Co-ordinated action will decarbonise shipping
The maritime industry is highly dependent on fossil fuels, emitting about 1.2 gigatons of carbon ...
At the opening of Singapore Maritime Week today, Singapore minister for transport S Iswaran declared that Singapore would sign up to the Clydebank Declaration.
It’s a statement of intent to set up “at least six” ‘green corridors’ for carbon-neutral shipping, .
Singapore will join Japan, Australia, New Zealand, Fiji, the US and several European countries – 22 signatories in all – in signalling its intent to establish specific decarbonisation tradelanes.
The routes will be akin to special economic zones for ships, where operators are granted incentives to trial and commercialise new decarbonisation solutions.
It is also thought that green corridors will provide patterns of predictable demand for low-carbon fuels, which will drive adoption and scaling-up of new fuel types.
As well as being the world’s primary shipping cluster and second-largest port, with 37.5m teu handled in 2021, Singapore is the world’s largest bunkering hub and is likely to exercise an major role in the implementation of the declaration’s provisions. The port bunkered some 50m tonnes of ship fuel in 2021.
“The maritime sector plays a critical role in international trade and the global economy,” Mr Iswaran said. “To ensure its reliability, resilience and readiness for the future, the maritime industry must transform, and embody the essential elements of continuous innovation, boundaryless collaboration and strong talent development.”
The Maritime and Port Authority of Singapore (MPA) last year partnered with the IMO on NextGEN (Green and Efficient Navigation), a portal designed to link stakeholders and help them coordinate decarbonisation efforts across shipping.
Earlier this year, it was also announced that the Global Centre for Maritime Decarbonisation (GCMD), an MPA-funded body, tapped-up DNV to conduct a study into the safe bunkering of ammonia, which, if sourced from renewable feedstocks, is one of few options available for carbon-free ship operations.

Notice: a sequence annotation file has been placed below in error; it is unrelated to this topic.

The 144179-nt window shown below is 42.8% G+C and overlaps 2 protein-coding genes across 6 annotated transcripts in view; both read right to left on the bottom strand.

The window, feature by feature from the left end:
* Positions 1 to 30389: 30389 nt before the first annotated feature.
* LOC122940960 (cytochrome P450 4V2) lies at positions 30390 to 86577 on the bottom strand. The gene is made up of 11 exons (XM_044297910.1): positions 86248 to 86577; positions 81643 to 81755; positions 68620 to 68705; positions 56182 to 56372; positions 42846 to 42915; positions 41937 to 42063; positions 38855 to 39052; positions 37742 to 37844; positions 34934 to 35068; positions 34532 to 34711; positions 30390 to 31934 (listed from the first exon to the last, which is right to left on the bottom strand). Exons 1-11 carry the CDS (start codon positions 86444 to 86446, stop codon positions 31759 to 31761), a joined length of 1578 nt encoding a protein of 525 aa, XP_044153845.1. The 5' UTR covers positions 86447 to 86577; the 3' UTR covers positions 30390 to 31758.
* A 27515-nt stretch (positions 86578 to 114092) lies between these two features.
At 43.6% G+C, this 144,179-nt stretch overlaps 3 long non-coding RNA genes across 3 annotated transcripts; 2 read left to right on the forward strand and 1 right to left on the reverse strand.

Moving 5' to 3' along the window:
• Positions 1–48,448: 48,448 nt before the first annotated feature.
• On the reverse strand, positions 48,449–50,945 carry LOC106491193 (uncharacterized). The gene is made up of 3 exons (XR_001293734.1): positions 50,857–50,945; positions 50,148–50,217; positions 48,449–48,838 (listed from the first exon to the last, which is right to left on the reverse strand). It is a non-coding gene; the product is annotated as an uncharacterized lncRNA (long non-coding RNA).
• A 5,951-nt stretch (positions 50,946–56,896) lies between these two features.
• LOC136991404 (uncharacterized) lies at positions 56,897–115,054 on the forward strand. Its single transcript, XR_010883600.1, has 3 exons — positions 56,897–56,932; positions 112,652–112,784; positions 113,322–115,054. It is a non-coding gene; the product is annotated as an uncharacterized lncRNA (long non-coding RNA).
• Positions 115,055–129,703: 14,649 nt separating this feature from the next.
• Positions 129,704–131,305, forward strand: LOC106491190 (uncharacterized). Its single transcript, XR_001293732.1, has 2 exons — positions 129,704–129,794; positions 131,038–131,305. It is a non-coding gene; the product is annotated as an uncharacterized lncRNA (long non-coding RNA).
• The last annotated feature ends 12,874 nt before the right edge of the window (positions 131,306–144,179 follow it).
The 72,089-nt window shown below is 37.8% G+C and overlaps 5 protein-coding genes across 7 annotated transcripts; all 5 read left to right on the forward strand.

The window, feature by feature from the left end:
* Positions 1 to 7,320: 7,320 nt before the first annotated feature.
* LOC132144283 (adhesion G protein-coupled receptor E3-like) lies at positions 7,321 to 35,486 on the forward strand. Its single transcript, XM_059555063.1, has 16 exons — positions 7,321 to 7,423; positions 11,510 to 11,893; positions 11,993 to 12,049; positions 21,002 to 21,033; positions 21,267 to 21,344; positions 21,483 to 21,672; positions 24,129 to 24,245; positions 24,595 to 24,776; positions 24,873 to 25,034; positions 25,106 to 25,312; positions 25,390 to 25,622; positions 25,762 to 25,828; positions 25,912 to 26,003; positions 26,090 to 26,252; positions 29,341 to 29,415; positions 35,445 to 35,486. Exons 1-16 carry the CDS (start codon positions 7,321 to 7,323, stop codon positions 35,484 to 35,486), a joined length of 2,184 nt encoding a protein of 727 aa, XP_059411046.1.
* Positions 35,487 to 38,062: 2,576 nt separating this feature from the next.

“A precursor to the demonstration of ammonia bunkering in Singapore, the intent of this study is to define a robust set of safety guidelines and operational envelopes that will establish the basis of a regulatory sandbox for trials at two local bunkering sites,” the centre said.
The Next Wave: Green Corridors, a study authored by the Global Maritime Forum, McKinsey, World Economic Forum and others late last year, estimated that around 62GW of hydrogen electrolyser capacity would be available in Europe, the Middle East and Australia for bunkering vessels on Asia-Europe trades. It also indicated that ammonia, rather than methanol, would “have the cost advantage on this route”.
“The news that Singapore has signed the Clydebank Declaration is very welcome — Singapore plays a major role as a hub for the maritime economy, and both public authorities and industry stakeholders based in Singapore are already looking to be first-movers in decarbonisation,” Global Maritime Forum project director Jesse Fahnestock told The Loadstar.
Meanwhile, last week the Mærsk Mc-Kinney Møller Center for Zero Carbon Shipping established its own European Green Corridors Network initiative, which incorporated the North European ports of Gdynia, Hamburg, Roenne, Rotterdam and Tallinn.